Updated to add this informative article. Also this. I would love to know if Oprah and Obama were criticised for not being completely positive about the weather.

“We’ve had a good day,” Obama said. “It’s warm every place. It gets you a little nervous about what’s happening to global temperatures. But when it’s 75 degrees in Chicago in the beginning of March it gets you thinking … ”

“Something’s wrong,” Oprah interjected.

“Yeah,” Obama said. “On other hand we really have enjoyed the nice weather.”

Image source


Chile said...

The weather has caused issues here, for us and for the farmers. Our apples bloomed way early and none set. The few early peaches that set were quickly demolished by a frost and high winds associated with a typical winter storm. Orchards south of us are concerned they will have another bad harvest year. (Last year, a late frost in MAY - in so. AZ! - stunted the peaches badly.)

OTOH, the warm weather allowed gardeners to harvest some plants, such as broccoli, for months longer than normal. We all know not to get used to this, though, as next year could be unseasonably cold again ... just like last year was for us. And then the deniers will once again be saying, "See, no such thing as global warming."

Jenn said...

I'm in southwestern Ontario, and it's the same kind of thing here - it's been exceptionally warm for awhile now, and there are certainly concerns for everything from this year's maple syrup production through to what kind of summer we might have this year.

Interestingly, I'd been somewhat cautious about expressing my concerns, and usually tempering them by saying, "Well, it's really nice weather, but...", but it seems like most of the people that I see regularly are of the same mindset, and aren't without their concerns. I'm not sure I'd try that with anyone other than friends, though.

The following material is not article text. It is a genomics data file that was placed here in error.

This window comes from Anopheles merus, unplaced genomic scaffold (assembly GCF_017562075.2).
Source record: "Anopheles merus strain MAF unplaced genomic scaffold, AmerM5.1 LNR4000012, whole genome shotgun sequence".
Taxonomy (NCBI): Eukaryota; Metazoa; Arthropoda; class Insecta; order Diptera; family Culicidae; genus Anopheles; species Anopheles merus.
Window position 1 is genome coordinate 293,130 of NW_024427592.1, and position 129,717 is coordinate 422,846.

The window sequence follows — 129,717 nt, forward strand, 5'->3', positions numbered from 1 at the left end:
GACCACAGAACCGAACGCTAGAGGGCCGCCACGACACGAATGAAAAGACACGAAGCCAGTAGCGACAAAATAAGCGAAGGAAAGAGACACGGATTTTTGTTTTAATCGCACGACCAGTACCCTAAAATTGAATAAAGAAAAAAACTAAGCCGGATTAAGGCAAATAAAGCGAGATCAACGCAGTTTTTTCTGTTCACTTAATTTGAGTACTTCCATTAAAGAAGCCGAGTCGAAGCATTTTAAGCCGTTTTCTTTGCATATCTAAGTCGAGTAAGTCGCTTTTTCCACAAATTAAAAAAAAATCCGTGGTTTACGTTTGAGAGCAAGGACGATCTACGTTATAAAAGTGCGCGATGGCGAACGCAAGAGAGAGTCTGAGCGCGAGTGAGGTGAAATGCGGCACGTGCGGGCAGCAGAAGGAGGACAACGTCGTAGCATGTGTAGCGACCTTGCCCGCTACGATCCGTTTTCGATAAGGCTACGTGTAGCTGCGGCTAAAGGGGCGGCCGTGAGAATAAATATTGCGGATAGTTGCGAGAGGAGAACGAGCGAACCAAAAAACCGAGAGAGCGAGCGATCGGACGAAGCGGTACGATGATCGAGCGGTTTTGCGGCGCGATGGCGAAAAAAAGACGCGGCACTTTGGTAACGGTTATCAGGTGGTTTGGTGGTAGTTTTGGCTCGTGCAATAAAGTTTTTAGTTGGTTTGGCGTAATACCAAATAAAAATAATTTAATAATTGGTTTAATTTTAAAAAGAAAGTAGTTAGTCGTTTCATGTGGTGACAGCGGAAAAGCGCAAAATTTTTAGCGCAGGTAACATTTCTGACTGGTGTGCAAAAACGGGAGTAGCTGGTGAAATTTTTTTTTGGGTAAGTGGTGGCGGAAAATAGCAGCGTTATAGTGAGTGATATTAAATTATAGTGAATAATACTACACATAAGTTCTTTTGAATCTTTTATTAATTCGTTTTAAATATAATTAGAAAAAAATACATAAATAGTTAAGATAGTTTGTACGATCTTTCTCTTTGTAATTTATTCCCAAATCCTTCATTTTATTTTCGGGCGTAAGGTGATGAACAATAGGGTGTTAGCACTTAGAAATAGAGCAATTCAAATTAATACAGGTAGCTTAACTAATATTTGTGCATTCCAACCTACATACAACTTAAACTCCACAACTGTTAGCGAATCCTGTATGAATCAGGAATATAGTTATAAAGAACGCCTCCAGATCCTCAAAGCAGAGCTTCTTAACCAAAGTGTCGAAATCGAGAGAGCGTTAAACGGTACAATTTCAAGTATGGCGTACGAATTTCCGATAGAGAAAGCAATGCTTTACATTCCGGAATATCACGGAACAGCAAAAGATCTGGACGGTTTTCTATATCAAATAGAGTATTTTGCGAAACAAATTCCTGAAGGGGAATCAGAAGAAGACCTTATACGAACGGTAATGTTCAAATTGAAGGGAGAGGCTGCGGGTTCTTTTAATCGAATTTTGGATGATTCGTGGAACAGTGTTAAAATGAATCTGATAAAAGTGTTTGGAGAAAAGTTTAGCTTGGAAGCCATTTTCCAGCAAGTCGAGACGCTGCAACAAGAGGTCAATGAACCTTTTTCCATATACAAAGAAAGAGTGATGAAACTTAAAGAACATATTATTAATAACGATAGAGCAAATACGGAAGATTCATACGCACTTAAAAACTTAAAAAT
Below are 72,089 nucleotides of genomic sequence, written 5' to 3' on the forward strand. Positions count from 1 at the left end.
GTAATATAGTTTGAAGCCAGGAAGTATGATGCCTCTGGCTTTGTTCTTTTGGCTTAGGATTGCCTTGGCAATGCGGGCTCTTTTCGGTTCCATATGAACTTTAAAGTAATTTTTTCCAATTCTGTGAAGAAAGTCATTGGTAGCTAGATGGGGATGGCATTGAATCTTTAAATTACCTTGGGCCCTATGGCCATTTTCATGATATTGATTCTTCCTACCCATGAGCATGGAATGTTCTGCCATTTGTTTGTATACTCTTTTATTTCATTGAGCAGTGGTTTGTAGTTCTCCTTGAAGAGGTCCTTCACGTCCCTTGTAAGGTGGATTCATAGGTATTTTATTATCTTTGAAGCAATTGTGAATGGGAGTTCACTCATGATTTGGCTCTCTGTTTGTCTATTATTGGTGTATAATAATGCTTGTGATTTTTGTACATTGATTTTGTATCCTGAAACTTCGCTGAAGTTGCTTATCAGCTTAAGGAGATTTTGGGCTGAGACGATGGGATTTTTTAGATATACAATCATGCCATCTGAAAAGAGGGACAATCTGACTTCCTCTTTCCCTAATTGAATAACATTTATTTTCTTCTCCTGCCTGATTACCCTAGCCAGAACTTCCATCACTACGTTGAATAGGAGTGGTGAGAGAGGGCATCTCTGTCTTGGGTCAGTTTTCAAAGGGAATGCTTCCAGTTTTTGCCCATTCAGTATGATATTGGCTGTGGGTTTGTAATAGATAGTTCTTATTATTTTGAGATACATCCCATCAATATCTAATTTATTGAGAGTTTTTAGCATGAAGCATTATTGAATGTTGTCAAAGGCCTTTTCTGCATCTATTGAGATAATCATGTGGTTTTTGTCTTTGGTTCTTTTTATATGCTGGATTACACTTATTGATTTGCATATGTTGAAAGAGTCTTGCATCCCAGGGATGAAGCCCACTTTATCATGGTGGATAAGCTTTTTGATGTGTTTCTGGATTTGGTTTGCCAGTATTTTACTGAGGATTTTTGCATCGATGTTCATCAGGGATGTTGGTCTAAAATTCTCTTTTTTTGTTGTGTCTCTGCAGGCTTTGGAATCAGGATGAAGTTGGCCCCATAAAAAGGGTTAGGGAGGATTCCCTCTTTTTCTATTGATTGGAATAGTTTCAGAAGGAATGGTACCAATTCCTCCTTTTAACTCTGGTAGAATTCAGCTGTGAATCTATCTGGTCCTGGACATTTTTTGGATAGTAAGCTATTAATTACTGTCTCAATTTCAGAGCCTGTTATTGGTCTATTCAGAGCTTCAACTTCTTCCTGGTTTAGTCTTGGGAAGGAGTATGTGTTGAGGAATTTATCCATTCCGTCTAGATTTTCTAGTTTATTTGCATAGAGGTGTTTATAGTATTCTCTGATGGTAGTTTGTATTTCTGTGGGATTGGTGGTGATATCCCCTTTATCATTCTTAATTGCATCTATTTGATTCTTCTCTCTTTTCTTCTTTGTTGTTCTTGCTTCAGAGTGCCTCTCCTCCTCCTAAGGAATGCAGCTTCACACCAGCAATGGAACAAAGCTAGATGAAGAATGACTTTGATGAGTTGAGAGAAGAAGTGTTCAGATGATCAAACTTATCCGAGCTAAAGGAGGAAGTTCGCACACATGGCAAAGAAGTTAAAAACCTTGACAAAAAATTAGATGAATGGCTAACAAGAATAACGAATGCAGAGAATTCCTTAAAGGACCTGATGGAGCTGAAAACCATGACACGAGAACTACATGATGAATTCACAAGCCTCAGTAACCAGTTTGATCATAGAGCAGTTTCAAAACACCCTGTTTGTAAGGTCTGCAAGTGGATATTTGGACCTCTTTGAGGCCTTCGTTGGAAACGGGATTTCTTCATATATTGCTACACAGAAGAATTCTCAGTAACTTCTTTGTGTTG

Amber said...

Chile, here in Canada the maple syrup producers had their season cut extremely short. It will be a hard year for them. We're still nearly two months away from our last frost date which has the potential to affect anything that is blooming early.

But as you say, there is some good as well. I had my first harvest of wild greens yesterday, much earlier than I normally do. And it looks like we'll have an early start to gardening.

But I guess what I find puzzling is the feeling that it's not ok to do anything other than celebrate having summer temperatures in late winter/early spring.

Jenn, it sounds like you might be sensing that too, although it seems like many of the people you speak to share your concerns.

For a while I thought it might just be me being overly sensitive, but when I heard that the CBC radio hosts were getting hate mail, I wondered if there was a larger, general sentiment that actively discourages discussion about the consequences of the record breaking temperatures we're having. I feel like there is an expectation to LOVE this weather, and if you have any feelings about it otherwise, it's not ok to talk about them.

Anonymous said...

I predict a longer and snowier winter next year. Why? because i just bought a new snow blower.

I wouldn't be too concerned about the record breaking temperatures just yet,after all, "one Swallow does not a summer make". If this trend continues year over year I would definitely consider heading for the hills. The unusual weather we are experiencing at the moment may turn out to be just another outlier in an otherwise boring sea of statistics.